Museum professionals have been concerned with declining attendance practically since museums were invented. Smaller museums have more to fear than larger museums, many of which have actually seen increased attendance over the last few years. But numbers up or down, museums still have to come up with new ways to draw people in and then maintain a meaningful connection with them. As people use the Internet for more and more of their information, museums risk falling into irrelevance.
In the Victorian era, museums were the seat of cutting-edge research in many disciplines. As universities took over rigorous academic studies, museums had to shift their purpose to maintain their relevance. They became static memorials to the past rather than places of fresh insight into historical questions. As museums have increasingly fought back against this static perspective, digital tools have been able to help them bring real dialogue about important historical issues back into the realm of museums.
I’d like to examine two challenges and two benefits of using digital tools in a museum. These ideas aren’t new, by any means, nor are they original. But perhaps they can help to open up a dialogue about the best ways to use digital tools in museums. These challenges and benefits basically deal with how the public approaches artifacts in a museum. Though there are plenty of other ways museums can have a digital presence, most museums start with digitizing some or all of their collections and then making online exhibits based on them. These thoughts relate to that practice.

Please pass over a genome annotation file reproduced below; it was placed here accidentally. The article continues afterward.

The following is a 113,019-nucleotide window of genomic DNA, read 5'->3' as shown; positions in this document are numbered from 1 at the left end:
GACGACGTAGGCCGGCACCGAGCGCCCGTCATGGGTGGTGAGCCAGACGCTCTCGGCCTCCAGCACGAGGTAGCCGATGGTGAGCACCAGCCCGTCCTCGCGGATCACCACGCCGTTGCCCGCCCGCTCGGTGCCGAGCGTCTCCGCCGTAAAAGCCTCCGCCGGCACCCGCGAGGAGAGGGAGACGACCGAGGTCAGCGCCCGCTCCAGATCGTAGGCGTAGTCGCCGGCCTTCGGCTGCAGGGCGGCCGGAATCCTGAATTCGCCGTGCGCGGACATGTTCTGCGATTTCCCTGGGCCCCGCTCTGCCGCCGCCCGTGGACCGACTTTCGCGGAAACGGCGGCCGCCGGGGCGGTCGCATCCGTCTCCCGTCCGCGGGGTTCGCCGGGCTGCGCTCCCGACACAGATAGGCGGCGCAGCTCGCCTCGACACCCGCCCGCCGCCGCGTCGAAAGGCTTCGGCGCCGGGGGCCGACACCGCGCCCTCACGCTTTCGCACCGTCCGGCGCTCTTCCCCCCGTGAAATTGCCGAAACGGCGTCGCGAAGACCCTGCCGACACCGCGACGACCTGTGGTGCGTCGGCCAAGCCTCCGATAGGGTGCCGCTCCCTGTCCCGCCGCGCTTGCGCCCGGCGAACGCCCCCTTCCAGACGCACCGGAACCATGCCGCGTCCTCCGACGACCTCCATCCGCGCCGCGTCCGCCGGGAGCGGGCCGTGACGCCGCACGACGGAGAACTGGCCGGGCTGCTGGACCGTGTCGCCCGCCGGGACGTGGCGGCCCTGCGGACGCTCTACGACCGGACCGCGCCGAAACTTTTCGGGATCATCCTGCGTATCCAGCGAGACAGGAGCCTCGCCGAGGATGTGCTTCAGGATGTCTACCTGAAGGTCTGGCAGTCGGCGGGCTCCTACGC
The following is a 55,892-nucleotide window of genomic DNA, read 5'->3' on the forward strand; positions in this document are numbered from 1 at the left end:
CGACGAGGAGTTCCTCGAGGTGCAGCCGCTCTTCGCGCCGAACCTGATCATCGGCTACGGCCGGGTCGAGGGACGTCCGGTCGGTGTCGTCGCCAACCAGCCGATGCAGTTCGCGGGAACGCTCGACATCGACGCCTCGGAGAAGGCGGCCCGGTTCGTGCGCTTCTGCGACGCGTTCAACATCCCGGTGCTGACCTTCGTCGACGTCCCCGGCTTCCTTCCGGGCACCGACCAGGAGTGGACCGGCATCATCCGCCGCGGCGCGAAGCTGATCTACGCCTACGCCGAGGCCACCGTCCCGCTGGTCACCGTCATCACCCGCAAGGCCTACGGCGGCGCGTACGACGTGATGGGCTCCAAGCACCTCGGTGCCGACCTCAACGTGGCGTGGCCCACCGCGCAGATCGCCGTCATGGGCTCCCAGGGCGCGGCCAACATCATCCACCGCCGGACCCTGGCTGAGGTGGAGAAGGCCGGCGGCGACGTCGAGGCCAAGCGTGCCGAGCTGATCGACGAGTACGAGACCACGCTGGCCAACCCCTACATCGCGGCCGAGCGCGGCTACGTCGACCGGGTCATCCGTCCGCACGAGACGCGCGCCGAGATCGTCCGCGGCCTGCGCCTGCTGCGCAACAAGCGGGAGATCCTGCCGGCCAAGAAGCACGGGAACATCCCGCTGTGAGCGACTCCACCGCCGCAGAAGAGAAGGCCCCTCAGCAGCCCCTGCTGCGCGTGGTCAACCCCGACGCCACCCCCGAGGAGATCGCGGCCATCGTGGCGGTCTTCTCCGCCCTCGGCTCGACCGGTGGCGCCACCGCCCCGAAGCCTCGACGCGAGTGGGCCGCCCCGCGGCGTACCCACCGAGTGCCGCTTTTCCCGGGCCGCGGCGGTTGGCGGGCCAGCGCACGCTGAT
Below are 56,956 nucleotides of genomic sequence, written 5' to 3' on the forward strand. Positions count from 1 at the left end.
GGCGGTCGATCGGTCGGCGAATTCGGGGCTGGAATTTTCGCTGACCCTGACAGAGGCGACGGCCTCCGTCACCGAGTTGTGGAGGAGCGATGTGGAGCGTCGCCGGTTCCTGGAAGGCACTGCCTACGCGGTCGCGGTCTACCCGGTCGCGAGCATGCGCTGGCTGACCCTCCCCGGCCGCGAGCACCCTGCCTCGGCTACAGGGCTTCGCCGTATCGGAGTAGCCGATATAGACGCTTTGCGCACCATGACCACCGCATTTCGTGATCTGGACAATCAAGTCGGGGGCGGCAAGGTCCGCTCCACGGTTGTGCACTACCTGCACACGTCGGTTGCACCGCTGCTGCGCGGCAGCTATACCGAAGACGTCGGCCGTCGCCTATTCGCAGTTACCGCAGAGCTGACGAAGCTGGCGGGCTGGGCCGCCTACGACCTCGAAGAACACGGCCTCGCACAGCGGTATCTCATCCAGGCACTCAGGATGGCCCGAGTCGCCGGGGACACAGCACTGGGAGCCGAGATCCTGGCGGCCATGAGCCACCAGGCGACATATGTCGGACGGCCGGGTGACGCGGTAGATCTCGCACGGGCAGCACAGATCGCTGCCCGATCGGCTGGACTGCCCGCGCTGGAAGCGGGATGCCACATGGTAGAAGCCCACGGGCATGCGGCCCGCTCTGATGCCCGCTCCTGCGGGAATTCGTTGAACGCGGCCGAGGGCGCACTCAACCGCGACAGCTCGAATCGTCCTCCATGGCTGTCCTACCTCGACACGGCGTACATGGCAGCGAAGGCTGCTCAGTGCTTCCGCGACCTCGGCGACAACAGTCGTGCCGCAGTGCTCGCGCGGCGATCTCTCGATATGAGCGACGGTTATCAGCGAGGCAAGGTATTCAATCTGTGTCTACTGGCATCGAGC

Challenge #1: Affect
Since the earliest days of historical collections, what draws people to museums is the affective quality of objects and experiences. People have understood the affective power of objects for millennia, for example, saints’ shrines to which people went for healing, the signet ring of a king that endowed its holder with authority, and in some cultures, the representation of a person’s body believed to be actually connected to the person. Though we today may not endow objects with explicit religious significance, it is intuitive to everyone that we like to see the real pieces of our history that make us who we are.
Museums have answered this need for affect by their focus on the artifacts of history. Various exhibit styles and interpretive focuses endow the artifacts with more or less affective power, but in a good museum, patrons are almost always seeing the “real thing,” not just a representation of it. (A discussion of using replicas in order to provide more participatory experiences for patrons is for another blog post, as is a discussion of how to maximize affective power through exhibits.)
One major concern for doing online exhibits or digitizing collections is the loss of this affective power. An image of the object is not the same thing as the object itself. Even virtual reality is just that: virtual. It’s hard to imagine how one could capture the grandeur of the Lincoln Memorial or Versailles on the Web. (Feel free to offer a rebuttal to this statement!)The lack of affect is not unique to the Internet, of course: every photograph in a book, or postcard representation, shares this loss of affect.
So how do museums capture the affective power of the actual object when digitizing or creating online exhibits? In some ways, they can’t. But that’s the beauty of the Internet: seeing the artifact online may provoke a desire to see it in real life. Patrick Gallagher suggests, “Often it is the virtual environment that encourages the visitor to go to a museum.”
Challenge #2: Proportion
Just as it’s impossible to demonstrate the grandeur of the Lincoln Memorial online, so it is difficult to depict the sheer size of the monument. The same is true of almost any object, no matter what size. People who visit the Mona Lisa often observe that the painting is much smaller than they expected, because they are used to seeing photographic reproductions of it in an indiscriminate size, a size manufactured in their minds.